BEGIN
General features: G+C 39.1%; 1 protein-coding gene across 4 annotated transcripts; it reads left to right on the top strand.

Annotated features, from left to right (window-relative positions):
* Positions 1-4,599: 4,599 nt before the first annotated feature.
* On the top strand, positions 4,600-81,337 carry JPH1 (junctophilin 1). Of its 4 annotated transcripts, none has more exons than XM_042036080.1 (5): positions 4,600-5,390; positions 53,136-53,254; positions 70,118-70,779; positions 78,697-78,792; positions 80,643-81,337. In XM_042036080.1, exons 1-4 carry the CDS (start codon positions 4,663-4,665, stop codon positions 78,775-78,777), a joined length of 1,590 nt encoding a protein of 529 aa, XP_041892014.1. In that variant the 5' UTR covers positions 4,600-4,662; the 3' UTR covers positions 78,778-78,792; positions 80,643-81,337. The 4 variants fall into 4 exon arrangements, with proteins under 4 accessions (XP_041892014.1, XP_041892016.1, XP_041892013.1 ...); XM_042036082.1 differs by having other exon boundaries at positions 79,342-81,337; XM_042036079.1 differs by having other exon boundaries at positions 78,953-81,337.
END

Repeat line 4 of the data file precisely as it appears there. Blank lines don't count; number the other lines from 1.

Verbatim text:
* On the top strand, positions 4,600-81,337 carry JPH1 (junctophilin 1). Of its 4 annotated transcripts, none has more exons than XM_042036080.1 (5): positions 4,600-5,390; positions 53,136-53,254; positions 70,118-70,779; positions 78,697-78,792; positions 80,643-81,337. In XM_042036080.1, exons 1-4 carry the CDS (start codon positions 4,663-4,665, stop codon positions 78,775-78,777), a joined length of 1,590 nt encoding a protein of 529 aa, XP_041892014.1. In that variant the 5' UTR covers positions 4,600-4,662; the 3' UTR covers positions 78,778-78,792; positions 80,643-81,337. The 4 variants fall into 4 exon arrangements, with proteins under 4 accessions (XP_041892014.1, XP_041892016.1, XP_041892013.1 ...); XM_042036082.1 differs by having other exon boundaries at positions 79,342-81,337; XM_042036079.1 differs by having other exon boundaries at positions 78,953-81,337.